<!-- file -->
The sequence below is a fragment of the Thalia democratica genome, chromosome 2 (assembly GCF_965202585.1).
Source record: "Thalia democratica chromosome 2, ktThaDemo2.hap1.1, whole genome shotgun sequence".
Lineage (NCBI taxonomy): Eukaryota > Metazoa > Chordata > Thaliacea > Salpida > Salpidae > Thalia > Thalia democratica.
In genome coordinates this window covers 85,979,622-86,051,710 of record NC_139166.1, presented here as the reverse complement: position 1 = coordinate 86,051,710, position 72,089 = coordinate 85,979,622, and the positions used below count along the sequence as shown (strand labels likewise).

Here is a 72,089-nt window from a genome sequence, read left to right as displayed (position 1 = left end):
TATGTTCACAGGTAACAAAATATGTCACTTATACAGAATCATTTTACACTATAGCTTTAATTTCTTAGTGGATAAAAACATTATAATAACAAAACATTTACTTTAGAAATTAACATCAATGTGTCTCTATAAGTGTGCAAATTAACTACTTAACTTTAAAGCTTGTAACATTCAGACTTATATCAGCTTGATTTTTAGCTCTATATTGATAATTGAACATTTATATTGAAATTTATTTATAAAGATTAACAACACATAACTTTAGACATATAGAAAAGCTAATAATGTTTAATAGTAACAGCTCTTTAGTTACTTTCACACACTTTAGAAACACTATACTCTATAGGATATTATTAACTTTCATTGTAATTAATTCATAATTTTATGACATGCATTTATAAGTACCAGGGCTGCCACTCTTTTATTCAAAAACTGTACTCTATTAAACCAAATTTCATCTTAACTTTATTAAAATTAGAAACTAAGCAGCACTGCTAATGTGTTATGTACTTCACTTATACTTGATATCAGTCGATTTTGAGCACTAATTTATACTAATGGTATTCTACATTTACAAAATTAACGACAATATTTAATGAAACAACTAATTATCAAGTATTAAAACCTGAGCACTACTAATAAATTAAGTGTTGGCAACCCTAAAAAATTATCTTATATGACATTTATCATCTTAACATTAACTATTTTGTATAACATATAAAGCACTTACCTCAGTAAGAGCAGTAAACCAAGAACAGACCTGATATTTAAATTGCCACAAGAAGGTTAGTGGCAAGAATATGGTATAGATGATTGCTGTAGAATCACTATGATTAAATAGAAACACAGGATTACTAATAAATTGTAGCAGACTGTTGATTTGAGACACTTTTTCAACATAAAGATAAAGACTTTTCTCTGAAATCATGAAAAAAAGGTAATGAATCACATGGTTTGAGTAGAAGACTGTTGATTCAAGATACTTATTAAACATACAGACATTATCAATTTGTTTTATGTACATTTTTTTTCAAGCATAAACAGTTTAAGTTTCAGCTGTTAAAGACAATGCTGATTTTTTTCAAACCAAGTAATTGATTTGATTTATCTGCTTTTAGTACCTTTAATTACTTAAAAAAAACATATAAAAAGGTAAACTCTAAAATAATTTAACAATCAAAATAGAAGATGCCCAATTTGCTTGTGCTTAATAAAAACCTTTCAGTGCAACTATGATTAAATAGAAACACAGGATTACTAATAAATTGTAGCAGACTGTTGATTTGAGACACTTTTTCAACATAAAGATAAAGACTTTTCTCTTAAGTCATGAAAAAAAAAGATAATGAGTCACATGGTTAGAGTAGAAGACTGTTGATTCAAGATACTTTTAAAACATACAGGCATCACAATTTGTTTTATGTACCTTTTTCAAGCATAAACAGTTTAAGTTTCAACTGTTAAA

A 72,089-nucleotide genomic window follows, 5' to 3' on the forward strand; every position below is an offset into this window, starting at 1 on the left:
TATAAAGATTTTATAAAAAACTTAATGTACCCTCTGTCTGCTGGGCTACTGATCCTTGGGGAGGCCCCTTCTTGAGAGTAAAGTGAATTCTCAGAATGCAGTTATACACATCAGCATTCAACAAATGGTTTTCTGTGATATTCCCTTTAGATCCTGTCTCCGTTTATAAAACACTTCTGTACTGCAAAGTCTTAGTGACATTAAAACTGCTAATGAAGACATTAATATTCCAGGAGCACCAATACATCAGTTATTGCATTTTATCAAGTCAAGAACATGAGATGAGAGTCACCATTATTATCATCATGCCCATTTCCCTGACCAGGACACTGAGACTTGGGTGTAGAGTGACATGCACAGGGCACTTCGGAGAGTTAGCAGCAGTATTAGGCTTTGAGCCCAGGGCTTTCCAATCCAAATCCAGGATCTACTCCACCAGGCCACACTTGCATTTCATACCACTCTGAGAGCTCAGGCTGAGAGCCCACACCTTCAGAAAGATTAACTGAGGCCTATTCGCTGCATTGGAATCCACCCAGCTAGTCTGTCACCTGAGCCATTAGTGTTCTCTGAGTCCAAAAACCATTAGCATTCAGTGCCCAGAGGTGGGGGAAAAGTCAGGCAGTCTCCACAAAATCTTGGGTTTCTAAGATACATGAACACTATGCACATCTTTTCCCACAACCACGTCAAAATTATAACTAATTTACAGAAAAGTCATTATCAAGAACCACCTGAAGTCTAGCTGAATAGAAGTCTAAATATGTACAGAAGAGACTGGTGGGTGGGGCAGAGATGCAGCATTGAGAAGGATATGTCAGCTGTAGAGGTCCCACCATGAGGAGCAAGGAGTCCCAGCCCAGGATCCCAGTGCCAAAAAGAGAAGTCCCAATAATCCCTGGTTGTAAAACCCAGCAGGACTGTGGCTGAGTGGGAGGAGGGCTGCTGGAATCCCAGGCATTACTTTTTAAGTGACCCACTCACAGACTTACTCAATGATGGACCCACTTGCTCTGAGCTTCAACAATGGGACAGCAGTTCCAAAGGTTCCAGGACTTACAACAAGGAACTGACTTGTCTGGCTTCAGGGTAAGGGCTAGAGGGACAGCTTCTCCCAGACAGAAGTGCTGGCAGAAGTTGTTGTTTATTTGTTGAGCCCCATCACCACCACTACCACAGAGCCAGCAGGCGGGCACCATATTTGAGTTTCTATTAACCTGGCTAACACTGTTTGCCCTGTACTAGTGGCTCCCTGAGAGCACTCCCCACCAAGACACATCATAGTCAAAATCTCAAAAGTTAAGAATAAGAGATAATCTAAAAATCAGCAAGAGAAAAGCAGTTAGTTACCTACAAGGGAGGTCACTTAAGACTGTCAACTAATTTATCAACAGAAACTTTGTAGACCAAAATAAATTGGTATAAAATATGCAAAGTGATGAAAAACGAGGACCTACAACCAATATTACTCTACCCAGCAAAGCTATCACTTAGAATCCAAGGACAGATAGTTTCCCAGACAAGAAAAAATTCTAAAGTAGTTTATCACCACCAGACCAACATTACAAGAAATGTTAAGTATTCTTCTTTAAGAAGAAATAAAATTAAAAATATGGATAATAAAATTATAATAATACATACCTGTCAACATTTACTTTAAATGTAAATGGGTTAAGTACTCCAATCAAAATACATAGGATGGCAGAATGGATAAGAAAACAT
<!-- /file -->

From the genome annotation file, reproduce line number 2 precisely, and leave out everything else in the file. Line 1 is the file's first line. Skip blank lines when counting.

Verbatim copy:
Source record: "Thalia democratica chromosome 2, ktThaDemo2.hap1.1, whole genome shotgun sequence".